New words show Americans talk about sex, health

December 16, 1992|By McClatchy News Service

They say you can learn a lot about a culture by its language. If that's the case, Americans seem to have become obsessed with sex and health in the last 10 years.

That's one of the findings lexicographer Anne Soukhanov and her team of 175 language specialists discovered researching new words for the American Heritage Dictionary Third Edition ($39.95). They studied words that came into common usage during the last 10 years.

HIV. Fitness walking. Kiss and tell. Immunodeficiency. T-cells. Stress test. Kaposi's sarcoma. Significant other. Cholesterol. Domestic partner.

"These new words either did not exist a few years ago or they were known only to people who worked in specialized fields," Ms. Soukhanov said. She and her staff spent six years deciding which new words to use in the reference book. They reviewed everything from sports magazines to medical books. They marked each time a new word or new meaning was given, then cross-referenced these new words and meanings to similar publications that were 10 years old to verify any changes. Finally, they compared them to newspaper indexes.

"Newspapers are the first to pick up new words," Ms. Soukhanov said. "They were the first to use words like 'homeboy' and 'slam dunk.' "

The language specialists also checked a word's staying power.

"We had to make sure it has been in the mainstream vocabulary for at least five years," she said.

" 'Sputnik,' 'Ayatollah,' 'Watergate' and 'AIDS' are all examples of words that seemed to enter our vocabulary overnight," Ms. Soukhanov said. "They were words that were popularized by the media. They have since become so common people immediately know what you mean when you use them."

Talking heads. Date rape. Serial killer. Those are just a few of the 16,000 new words or phrases that change the way we live and speak. Words that reflect our growing concern with the media, sex and crime in the last 10 years or so.

Besides new words and phrases,the specialists studied new word meanings. "Cocoon," "crack" and "spin" have taken on new dimensions over the last decade, for example.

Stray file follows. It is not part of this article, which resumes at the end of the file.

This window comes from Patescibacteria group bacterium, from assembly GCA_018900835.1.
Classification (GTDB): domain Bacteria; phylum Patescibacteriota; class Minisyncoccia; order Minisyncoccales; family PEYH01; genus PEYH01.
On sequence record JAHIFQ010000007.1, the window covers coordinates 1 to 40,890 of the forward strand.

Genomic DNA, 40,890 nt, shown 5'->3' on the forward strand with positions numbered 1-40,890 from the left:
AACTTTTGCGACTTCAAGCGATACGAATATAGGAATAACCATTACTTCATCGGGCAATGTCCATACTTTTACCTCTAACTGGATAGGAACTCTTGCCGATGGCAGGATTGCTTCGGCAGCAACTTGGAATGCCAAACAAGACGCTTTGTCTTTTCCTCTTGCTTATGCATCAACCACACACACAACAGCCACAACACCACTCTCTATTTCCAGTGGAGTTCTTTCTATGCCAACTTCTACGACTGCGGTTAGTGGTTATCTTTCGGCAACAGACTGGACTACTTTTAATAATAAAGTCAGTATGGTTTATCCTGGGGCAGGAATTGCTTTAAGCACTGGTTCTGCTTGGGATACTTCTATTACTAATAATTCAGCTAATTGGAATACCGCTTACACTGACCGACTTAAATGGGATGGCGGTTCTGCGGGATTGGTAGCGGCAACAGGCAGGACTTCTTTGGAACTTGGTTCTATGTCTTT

Although slang was a big influence on some of the new words, most are from the fields of health, technology, or politics.

Let's see how common these words have become. Here's how %% you may describe a typical morning routine: An AM-FM stereo cassette digital clock radio wakes you up. You get out of bed, log on to your PC to check for messages, then head to the living room. You put away a couple of CDs lying on the floor and program your VCR to tape the day's soaps. Then you grab your Walkman and go power walking with your neighbor, leaving the kids with your significant other.

Sound familiar? Well, the scenario may be old, but many of the words or expressions are new.

Ten years ago you woke up to a simple alarm clock. There were vinyl records -- albums -- lying on the floor, VCRs were almost unheard of, and people would have thought you crazy if you told them you were taping your soaps. "Power walking" with your neighbor sounded like a business meeting.

In the last decade, rap music and music videos have popularized words or phrases from black culture, such as "hip hop," "dis" (to disrespect) and "igg" (to ignore). These words made it into the dictionary.

As did many regional terms. But Ms. Soukhanov expects to see more in the next edition.

"With the election of a Southern president I expect a lot of us will start using Southern words," she said.

During the campaign, Bill Clinton's use of Southern regional terms left a lot Northerners wondering what he was saying, Ms. Soukhanov said, for instance, when "he said he was going to tump George Bush. . . . " 'Tump' means to knock over or overturn."

Mr. Clinton's little-known "tump" made it into the dictionary. But a more well-known Bushism didn't.

A few years ago while speaking to a college crowd, President Bush used the term "politically correct" to describe pressure imposed on conservative college students to be liberal.

"Politically correct" didn't make the dictionary. Said Ms. Soukhanov, "We don't know yet if it has staying power."

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